Morales has said that the changes will "re-found Bolivia," South America's poorest country, and end a political and social order inherited from Spanish colonial times.
"This is the second independence, the true liberation of Bolivia," Morales said upon signing the charter.
The changes to the constitution won the approval of 61 per cent of voters in a referendum held on January 25.
But the proposals were rejected in Santa Cruz, Tarija, Beni and Pando, wealthy regions, which hold much of the country's natural resources and where anti-Morales sentiment runs deep.
"In the name of the excluded, this constitution excludes another part of the country," Jorge Lazarte, and opposition politician, said.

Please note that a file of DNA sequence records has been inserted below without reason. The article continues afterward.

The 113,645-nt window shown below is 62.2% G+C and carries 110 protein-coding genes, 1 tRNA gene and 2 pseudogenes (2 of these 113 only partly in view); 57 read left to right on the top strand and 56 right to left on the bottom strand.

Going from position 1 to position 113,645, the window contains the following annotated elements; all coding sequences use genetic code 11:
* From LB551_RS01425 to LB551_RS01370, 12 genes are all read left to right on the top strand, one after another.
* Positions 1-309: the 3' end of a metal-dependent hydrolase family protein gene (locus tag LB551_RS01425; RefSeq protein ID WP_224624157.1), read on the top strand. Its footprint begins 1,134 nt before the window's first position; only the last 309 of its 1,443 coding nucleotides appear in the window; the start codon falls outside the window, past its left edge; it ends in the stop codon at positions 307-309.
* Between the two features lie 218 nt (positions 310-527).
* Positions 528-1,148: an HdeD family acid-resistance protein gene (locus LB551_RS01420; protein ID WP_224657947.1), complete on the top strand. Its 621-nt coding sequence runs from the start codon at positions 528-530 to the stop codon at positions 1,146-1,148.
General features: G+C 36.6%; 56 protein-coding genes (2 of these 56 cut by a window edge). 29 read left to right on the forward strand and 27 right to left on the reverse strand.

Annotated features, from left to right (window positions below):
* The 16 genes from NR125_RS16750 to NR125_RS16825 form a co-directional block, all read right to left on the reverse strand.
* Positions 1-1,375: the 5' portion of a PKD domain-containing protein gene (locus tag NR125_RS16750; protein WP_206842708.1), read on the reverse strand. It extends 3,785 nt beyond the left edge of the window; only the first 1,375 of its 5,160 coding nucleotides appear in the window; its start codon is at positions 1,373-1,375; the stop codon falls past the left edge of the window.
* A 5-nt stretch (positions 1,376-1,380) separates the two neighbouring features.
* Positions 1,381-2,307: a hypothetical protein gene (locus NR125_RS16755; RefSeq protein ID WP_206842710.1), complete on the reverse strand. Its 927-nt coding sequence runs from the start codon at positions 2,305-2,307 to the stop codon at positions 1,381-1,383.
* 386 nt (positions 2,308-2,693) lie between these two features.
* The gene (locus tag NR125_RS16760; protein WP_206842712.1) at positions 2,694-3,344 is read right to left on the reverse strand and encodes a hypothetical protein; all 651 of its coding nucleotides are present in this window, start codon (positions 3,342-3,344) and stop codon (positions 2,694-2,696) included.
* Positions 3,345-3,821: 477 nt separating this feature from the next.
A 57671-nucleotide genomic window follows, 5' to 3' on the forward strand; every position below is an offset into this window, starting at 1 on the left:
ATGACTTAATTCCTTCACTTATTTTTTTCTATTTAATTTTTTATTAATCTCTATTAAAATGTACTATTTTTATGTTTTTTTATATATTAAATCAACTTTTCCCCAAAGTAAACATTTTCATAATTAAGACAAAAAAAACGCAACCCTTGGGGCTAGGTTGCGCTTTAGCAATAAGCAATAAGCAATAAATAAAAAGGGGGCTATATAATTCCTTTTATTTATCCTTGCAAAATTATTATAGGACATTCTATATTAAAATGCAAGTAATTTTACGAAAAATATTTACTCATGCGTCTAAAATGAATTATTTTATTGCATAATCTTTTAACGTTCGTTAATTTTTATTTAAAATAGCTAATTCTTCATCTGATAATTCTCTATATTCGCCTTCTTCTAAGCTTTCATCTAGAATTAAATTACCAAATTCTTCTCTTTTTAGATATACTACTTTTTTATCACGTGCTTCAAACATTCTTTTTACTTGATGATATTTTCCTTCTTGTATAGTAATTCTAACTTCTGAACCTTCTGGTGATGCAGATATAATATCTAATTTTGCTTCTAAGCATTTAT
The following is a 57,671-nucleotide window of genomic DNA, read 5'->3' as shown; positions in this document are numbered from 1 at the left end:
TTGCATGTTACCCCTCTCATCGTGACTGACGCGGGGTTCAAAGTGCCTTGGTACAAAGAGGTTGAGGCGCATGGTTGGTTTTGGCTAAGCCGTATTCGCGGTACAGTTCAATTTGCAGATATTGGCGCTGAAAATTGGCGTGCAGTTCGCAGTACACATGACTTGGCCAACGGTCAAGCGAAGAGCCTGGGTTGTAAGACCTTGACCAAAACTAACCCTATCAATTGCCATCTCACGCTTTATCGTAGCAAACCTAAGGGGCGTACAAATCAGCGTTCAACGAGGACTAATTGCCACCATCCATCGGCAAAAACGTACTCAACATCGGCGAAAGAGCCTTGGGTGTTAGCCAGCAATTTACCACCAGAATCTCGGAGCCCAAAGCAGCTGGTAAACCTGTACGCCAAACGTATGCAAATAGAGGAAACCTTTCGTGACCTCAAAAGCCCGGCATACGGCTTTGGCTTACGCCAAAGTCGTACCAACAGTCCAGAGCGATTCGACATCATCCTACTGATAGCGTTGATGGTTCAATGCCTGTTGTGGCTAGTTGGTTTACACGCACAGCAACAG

"That doesn't guarantee its permanence."
Morales denied the charges and told his opponents: "You can take me from the presidential palace, you can kill me, (but) the mission has been accomplished for the refounding of Bolivia".
Guests at the ceremony in El Alto included Jose Miguel Insulza, the head of the Organisation of American States, and Rigoberta Menchu, the indigenous Guatemalan activist, Nicolas Maduro, the foreign minister of Venezuela, and 1992 Nobel Peace prize winner.
Although Morales is widely popular, his rise and the constitutional changes have heightened divisions in the country, which erupted in violence in September when 20 indigenous government supporters were killed.